NEAR MOSUL/ERBIL, Iraq (Reuters) - More than 2,000 Iraqis a day are fleeing Mosul, several hundred more each day than before U.S.-led coalition forces began a new phase of their battle to retake the city from Islamic State, the United Nations said on Wednesday.
After quick initial advances, the operation stalled for several weeks but last Thursday Iraqi forces renewed their push from Mosul's east towards the Tigris River on three fronts.
Elite interior ministry troops were clearing the Mithaq district on Wednesday, after entering it on Tuesday when counterterrorism forces also retook an industrial zone.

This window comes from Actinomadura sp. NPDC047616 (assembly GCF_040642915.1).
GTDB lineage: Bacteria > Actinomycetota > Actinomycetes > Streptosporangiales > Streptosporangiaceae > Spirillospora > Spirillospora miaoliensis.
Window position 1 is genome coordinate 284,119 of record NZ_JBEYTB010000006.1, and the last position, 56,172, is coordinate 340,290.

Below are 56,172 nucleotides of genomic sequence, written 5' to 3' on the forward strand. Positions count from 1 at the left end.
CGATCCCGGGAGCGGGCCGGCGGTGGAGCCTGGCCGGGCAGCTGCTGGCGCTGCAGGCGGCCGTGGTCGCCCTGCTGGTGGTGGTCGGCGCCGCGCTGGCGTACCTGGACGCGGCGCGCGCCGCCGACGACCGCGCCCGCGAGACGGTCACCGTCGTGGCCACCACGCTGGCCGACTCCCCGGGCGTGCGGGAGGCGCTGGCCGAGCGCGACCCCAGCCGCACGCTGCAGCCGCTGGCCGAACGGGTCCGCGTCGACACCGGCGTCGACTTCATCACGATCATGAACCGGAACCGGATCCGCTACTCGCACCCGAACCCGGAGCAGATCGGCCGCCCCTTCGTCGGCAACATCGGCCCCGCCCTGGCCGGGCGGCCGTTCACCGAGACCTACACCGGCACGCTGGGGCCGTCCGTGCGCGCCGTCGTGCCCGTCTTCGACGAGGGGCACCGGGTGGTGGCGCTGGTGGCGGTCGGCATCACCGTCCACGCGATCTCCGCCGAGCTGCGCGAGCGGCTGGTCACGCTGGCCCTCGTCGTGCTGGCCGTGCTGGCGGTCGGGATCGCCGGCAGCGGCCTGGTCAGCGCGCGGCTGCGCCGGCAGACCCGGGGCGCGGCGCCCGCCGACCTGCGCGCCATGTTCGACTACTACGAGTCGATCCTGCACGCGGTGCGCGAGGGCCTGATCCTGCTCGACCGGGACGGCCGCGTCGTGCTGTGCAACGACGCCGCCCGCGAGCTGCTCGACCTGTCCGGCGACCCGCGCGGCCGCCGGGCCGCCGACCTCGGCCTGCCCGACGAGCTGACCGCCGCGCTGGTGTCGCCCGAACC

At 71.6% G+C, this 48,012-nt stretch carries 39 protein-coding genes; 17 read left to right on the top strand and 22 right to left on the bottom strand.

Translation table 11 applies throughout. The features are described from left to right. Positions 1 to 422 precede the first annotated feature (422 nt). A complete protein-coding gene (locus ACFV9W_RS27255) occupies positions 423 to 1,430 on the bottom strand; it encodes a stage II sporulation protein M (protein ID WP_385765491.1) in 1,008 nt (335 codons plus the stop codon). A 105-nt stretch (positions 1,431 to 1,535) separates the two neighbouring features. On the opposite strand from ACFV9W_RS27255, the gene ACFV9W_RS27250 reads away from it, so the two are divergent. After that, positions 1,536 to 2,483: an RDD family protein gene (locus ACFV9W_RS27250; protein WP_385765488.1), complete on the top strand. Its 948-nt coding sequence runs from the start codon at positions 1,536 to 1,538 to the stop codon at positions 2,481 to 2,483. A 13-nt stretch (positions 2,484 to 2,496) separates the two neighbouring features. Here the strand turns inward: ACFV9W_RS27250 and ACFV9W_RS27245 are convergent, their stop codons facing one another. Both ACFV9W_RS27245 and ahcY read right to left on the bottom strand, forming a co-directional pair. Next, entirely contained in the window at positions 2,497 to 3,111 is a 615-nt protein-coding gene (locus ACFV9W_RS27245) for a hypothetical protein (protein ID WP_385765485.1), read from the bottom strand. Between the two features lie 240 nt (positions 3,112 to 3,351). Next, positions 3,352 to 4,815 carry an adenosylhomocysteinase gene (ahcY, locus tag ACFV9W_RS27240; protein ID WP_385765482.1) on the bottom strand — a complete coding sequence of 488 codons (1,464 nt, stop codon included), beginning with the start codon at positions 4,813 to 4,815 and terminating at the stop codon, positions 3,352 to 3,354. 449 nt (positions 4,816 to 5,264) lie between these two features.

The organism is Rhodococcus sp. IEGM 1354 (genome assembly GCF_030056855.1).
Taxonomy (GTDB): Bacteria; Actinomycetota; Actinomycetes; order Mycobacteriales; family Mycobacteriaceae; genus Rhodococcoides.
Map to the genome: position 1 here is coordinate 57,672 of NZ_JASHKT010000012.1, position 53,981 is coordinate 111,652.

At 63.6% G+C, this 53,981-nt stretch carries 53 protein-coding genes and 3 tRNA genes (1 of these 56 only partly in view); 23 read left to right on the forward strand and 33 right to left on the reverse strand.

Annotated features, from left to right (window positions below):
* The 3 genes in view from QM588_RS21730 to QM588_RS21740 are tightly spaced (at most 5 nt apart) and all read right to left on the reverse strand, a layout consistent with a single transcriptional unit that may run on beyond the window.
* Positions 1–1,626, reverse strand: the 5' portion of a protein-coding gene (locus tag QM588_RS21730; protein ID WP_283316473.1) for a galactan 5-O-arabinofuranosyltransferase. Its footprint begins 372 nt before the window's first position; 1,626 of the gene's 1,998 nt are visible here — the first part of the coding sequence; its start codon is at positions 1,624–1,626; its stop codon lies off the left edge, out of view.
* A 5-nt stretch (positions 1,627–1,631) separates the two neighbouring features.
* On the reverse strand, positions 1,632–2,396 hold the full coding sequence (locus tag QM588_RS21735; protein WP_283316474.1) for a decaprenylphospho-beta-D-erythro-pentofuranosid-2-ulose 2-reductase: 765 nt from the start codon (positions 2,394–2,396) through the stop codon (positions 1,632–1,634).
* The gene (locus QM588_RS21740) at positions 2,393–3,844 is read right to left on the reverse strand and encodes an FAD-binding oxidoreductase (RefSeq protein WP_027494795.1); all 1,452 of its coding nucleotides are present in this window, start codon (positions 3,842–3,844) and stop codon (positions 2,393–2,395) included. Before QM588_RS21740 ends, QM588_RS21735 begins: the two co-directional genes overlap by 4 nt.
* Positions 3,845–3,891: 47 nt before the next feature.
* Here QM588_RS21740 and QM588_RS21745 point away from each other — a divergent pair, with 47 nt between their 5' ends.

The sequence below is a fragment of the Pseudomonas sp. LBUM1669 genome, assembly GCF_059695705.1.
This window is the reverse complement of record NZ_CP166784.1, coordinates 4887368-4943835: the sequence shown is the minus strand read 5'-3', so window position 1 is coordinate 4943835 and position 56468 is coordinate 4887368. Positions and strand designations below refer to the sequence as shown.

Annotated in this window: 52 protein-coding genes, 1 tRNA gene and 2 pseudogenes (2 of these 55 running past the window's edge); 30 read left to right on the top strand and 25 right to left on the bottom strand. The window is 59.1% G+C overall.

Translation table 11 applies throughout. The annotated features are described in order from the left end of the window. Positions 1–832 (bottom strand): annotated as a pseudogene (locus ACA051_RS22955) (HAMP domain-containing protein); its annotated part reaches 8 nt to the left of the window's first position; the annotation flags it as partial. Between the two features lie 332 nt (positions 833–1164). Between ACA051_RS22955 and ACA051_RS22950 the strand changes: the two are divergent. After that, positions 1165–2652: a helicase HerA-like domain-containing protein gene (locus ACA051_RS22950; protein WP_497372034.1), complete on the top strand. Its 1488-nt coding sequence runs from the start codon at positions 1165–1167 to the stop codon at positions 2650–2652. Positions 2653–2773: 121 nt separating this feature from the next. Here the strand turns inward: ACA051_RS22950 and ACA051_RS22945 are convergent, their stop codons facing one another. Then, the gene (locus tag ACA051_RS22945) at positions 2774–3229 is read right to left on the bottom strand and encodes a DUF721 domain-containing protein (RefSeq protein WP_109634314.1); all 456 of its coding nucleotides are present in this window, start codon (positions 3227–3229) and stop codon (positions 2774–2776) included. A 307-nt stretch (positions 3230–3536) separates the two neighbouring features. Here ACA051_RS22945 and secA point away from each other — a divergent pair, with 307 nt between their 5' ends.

Federal police advanced in the Wahda district, the military said on Wednesday, in the 12th week of Iraq's largest military campaign since the U.S.-led invasion of 2003.
As they advanced, many more civilian casualties were also being recorded, the U.N. said.
Vastly outnumbered, the militants have embedded themselves among residents and are using the city terrain to their advantage, concealing car bombs in narrow alleys, posting snipers on tall buildings with civilians on lower floors, and making tunnels and surface-level passageways between buildings.
"We were very afraid," one Mithaq resident said.